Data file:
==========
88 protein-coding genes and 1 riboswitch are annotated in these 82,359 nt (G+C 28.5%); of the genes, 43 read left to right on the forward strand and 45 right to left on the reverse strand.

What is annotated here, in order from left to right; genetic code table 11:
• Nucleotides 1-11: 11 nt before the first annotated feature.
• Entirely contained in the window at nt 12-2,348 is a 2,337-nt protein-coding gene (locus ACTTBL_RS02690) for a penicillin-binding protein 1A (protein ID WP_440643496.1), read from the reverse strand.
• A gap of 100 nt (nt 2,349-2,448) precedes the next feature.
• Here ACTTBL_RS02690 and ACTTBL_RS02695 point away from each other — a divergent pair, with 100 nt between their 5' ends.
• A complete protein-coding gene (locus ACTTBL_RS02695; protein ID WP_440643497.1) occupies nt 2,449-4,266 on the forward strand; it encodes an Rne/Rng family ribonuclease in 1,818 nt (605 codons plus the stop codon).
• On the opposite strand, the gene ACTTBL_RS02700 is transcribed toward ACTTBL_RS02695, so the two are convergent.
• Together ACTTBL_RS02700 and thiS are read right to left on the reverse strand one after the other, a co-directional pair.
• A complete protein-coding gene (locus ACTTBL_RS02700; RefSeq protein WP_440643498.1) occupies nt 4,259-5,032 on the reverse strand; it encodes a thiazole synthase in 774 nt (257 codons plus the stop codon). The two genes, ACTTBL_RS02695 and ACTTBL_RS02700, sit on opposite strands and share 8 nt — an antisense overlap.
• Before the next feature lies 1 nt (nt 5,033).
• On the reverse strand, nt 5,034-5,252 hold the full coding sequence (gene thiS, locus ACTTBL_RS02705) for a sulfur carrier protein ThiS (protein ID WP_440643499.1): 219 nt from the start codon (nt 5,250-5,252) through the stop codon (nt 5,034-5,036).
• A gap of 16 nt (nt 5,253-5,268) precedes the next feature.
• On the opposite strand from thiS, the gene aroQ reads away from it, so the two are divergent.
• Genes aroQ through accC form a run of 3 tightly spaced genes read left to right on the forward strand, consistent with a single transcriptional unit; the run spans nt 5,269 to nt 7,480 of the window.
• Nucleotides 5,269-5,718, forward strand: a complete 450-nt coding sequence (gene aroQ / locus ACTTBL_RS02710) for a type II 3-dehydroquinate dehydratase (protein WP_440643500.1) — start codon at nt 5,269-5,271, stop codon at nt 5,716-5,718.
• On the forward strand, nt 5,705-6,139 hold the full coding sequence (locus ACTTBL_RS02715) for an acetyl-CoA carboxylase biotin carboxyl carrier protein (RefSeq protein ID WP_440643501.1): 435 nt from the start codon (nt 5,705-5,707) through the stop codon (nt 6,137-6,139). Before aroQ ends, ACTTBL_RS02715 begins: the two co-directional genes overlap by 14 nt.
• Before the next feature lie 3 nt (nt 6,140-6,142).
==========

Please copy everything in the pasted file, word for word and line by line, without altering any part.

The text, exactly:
88 protein-coding genes and 1 riboswitch are annotated in these 82,359 nt (G+C 28.5%); of the genes, 43 read left to right on the forward strand and 45 right to left on the reverse strand.

What is annotated here, in order from left to right; genetic code table 11:
• Nucleotides 1-11: 11 nt before the first annotated feature.
• Entirely contained in the window at nt 12-2,348 is a 2,337-nt protein-coding gene (locus ACTTBL_RS02690) for a penicillin-binding protein 1A (protein ID WP_440643496.1), read from the reverse strand.
• A gap of 100 nt (nt 2,349-2,448) precedes the next feature.
• Here ACTTBL_RS02690 and ACTTBL_RS02695 point away from each other — a divergent pair, with 100 nt between their 5' ends.
• A complete protein-coding gene (locus ACTTBL_RS02695; protein ID WP_440643497.1) occupies nt 2,449-4,266 on the forward strand; it encodes an Rne/Rng family ribonuclease in 1,818 nt (605 codons plus the stop codon).
• On the opposite strand, the gene ACTTBL_RS02700 is transcribed toward ACTTBL_RS02695, so the two are convergent.
• Together ACTTBL_RS02700 and thiS are read right to left on the reverse strand one after the other, a co-directional pair.
• A complete protein-coding gene (locus ACTTBL_RS02700; RefSeq protein WP_440643498.1) occupies nt 4,259-5,032 on the reverse strand; it encodes a thiazole synthase in 774 nt (257 codons plus the stop codon). The two genes, ACTTBL_RS02695 and ACTTBL_RS02700, sit on opposite strands and share 8 nt — an antisense overlap.
• Before the next feature lies 1 nt (nt 5,033).
• On the reverse strand, nt 5,034-5,252 hold the full coding sequence (gene thiS, locus ACTTBL_RS02705) for a sulfur carrier protein ThiS (protein ID WP_440643499.1): 219 nt from the start codon (nt 5,250-5,252) through the stop codon (nt 5,034-5,036).
• A gap of 16 nt (nt 5,253-5,268) precedes the next feature.
• On the opposite strand from thiS, the gene aroQ reads away from it, so the two are divergent.
• Genes aroQ through accC form a run of 3 tightly spaced genes read left to right on the forward strand, consistent with a single transcriptional unit; the run spans nt 5,269 to nt 7,480 of the window.
• Nucleotides 5,269-5,718, forward strand: a complete 450-nt coding sequence (gene aroQ / locus ACTTBL_RS02710) for a type II 3-dehydroquinate dehydratase (protein WP_440643500.1) — start codon at nt 5,269-5,271, stop codon at nt 5,716-5,718.
• On the forward strand, nt 5,705-6,139 hold the full coding sequence (locus ACTTBL_RS02715) for an acetyl-CoA carboxylase biotin carboxyl carrier protein (RefSeq protein ID WP_440643501.1): 435 nt from the start codon (nt 5,705-5,707) through the stop codon (nt 6,137-6,139). Before aroQ ends, ACTTBL_RS02715 begins: the two co-directional genes overlap by 14 nt.
• Before the next feature lie 3 nt (nt 6,140-6,142).